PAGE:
When natural disasters strike, people whose lives are disrupted may find a partner in an unexpected place: their health insurance provider.
Hurricanes. Wildfires. Tornadoes. Flooding. Mother Nature’s wrath can upend thousands of lives and doesn’t discriminate.
When natural disasters strike, people whose lives are disrupted get help from the Federal Emergency Management Agency (FEMA) and charities such as the American Red Cross. They may also find a partner in a less expected place: their health insurance provider.
Blue Cross and Blue Shield Plans in Illinois, Montana, New Mexico, Oklahoma, and Texas deploy multiple resources to assist members before, during and after natural disasters in some traditional and less traditional ways.
As people in the path of severe weather start to pick up the pieces after the storm passes, they may be surprised to pick up the phone and hear the following greeting on the other end of the line:
“Mr. Smith, I see you may be located in an area impacted by severe weather. If so, I just wanted you to know that Blue Cross and Blue Shield is prepared to assist you with any access to care or health insurance needs you may have.”
The Seasons of Life team starts out each of hundreds of phone calls with that message. A computer program flags every member who lives in a declared disaster area, and the team’s customer advocate specialists call as many of those members as possible.
The team is authorized to help members by doing the things they might do for themselves in better circumstances — replacing insurance ID cards, refilling lost prescriptions or accessing in-network doctors if the member or their doctor is displaced.
But their skill set doesn’t stop at needs related to health insurance. If members mention other problems caused by the disaster, the Seasons of Life team may help put them in contact with organizations like the American Red Cross, FEMA, local utility providers, food pantries and others to help make sure their needs are met.
Seasons of Life is a team that has the everyday job of reaching out to the loved ones of members recently deceased, to help them navigate insurance claims and processes during a time when they don’t need to be worrying about insurance.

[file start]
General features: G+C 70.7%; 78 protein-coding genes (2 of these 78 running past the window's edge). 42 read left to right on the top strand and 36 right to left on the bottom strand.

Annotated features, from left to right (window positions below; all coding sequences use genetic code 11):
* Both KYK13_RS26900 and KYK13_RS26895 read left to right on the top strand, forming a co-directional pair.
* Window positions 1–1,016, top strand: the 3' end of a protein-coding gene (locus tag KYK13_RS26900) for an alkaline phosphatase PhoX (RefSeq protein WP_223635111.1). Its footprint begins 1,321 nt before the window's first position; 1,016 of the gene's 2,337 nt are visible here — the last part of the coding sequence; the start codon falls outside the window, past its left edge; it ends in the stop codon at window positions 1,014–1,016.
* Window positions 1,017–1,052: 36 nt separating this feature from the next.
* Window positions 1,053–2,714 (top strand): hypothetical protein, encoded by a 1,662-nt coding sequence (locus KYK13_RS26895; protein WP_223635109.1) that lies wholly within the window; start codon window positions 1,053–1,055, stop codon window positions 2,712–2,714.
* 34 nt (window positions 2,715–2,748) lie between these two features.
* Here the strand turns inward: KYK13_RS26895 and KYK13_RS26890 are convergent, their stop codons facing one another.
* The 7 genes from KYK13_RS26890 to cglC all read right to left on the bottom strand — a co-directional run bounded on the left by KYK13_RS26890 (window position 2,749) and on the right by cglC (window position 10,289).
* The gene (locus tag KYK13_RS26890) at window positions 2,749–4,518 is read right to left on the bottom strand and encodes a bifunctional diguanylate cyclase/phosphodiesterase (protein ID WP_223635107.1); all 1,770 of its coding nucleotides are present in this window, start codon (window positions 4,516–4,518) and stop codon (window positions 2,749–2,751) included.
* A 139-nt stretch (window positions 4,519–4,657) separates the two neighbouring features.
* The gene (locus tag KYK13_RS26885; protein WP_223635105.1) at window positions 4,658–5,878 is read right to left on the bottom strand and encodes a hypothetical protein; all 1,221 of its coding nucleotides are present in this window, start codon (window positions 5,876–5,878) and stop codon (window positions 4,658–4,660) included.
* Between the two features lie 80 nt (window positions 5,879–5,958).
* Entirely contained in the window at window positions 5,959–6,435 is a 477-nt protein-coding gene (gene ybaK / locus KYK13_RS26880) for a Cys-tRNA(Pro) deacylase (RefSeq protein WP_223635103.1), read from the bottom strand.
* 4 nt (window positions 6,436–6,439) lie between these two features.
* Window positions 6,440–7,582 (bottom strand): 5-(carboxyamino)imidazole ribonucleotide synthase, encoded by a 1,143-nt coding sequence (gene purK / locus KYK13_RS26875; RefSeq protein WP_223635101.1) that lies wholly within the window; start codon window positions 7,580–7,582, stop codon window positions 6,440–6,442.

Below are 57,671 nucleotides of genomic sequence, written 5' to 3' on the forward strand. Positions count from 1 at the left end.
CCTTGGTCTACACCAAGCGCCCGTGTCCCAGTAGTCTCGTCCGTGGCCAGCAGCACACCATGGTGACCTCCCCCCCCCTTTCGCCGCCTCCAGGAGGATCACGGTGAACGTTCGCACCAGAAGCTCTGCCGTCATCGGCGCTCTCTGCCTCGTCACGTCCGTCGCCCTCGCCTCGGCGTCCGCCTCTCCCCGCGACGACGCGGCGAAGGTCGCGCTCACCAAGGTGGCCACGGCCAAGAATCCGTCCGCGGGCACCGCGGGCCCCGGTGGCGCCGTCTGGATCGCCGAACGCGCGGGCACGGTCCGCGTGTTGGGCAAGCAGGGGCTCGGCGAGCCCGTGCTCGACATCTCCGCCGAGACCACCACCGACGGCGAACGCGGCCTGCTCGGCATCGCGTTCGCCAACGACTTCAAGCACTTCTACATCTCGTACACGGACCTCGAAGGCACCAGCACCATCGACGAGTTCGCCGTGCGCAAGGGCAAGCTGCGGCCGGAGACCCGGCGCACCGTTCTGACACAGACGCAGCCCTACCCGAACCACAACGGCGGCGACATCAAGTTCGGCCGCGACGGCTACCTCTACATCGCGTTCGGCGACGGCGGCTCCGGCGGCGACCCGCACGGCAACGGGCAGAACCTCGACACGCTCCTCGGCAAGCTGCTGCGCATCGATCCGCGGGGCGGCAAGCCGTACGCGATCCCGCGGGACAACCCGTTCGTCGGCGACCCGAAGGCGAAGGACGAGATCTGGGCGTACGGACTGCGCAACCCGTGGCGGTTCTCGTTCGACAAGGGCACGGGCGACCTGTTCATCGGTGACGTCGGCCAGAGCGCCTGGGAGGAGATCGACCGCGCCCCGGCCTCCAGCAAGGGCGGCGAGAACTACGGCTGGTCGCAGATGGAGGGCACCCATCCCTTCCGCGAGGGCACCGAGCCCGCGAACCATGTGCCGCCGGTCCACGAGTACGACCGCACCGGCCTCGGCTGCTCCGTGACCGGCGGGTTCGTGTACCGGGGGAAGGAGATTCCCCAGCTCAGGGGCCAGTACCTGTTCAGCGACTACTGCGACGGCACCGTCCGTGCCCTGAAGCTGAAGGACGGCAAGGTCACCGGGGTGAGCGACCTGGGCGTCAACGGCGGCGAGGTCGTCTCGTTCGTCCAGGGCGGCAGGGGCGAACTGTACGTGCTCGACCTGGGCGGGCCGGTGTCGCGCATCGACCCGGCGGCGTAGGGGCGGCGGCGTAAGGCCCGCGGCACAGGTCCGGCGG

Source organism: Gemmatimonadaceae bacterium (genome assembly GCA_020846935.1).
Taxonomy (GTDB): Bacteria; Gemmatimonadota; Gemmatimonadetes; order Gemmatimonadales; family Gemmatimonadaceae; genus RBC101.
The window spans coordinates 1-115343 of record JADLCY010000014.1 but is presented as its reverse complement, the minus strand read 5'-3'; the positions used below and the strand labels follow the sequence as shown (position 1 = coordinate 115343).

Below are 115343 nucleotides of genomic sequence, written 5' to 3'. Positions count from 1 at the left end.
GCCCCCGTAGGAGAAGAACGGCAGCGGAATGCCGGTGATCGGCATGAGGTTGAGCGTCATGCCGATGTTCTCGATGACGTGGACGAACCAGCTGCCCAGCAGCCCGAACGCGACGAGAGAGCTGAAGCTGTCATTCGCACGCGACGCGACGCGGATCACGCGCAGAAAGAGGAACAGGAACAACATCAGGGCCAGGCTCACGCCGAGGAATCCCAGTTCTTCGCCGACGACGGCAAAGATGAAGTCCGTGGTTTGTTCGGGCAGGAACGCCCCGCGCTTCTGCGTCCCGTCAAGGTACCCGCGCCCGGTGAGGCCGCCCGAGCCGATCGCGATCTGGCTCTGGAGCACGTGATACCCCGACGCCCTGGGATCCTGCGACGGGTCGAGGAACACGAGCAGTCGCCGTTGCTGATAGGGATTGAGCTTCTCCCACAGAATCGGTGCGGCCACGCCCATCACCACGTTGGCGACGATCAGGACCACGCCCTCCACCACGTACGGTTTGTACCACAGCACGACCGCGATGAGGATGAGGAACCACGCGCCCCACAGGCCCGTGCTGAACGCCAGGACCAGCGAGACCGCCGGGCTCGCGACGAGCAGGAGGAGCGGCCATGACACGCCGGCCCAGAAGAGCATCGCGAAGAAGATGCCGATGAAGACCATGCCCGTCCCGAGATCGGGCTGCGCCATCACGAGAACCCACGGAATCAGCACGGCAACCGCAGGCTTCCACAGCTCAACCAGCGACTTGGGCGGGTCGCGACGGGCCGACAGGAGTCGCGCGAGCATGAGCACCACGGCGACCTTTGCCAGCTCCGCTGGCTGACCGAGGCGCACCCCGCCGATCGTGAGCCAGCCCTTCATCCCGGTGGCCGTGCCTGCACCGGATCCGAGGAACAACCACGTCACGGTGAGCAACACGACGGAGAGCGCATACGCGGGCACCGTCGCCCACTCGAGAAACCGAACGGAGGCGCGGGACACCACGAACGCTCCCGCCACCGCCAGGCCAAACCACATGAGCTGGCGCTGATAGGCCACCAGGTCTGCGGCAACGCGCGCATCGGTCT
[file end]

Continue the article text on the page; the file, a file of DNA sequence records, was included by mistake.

“The Seasons of Life team was the ideal place to go when building a disaster recovery program,” says Scott Alexander, vice president of group service delivery. “They are trained that empathy is a powerful benefit we can provide, and that a natural disaster can mean a life-changing loss of another kind.”
In the seven days after Hurricane Harvey hit the Gulf Coast and caused massive flooding throughout southeast Texas and western Louisiana, the Seasons of Life team attempted 2,462 calls and reached over 500 members who said they were affected by the hurricane. The team then quickly pivoted to begin outbound calls to members living in areas in the path of Hurricane Irma. They reached more than 100 members with offers of assistance.
As wildfires continue to burn across western Montana, some members have been displaced from their homes. The team called more than 500 members and connected with about 100, many who primarily needed replacement ID cards.
Blue Cross and Blue Shield assists with needs such as refilling lost prescriptions, obtaining a new ID card and finding a doctor. Members that the Seasons of Life team do not reach may still get help after a disaster.
“One of the first efforts by Blue Cross and Blue Shield during a disaster is to run a list of all members living in areas impacted,” Alexander says. “If a member who lives in a declared disaster area calls the customer service number on their insurance card, any customer advocate can see that the member may need help related to that disaster. Every customer advocate has the same authorization as the Seasons of Life outreach team to do whatever they can to take care of the member holistically.”
That help can get a little creative. For instance, one member needed a refill on a prescription that had expired, but his doctor’s office was now “in the middle of a lake.” The Seasons of Life customer advocate was able to get the member a virtual visit with a doctor who could authorize a refill to hold him over until he could see his doctor again.
Blue Cross and Blue Shield also helps in person, getting involved in community-level programs after severe weather events to help ensure members’ health needs are met.
Blue Cross mobile assistance center and care vans in some cases travel to shelters housing people displaced by severe weather. The mobile assistance center provides charging stations and access to news, and customer advocates can answer questions about insurance coverage. Clinicians from city or state health departments work alongside the care vans to provide recommended immunizations, like tetanus shots after a flood.
During these times of crisis, Blue Cross and Blue Shield may be an unexpected but welcome source of support for its members.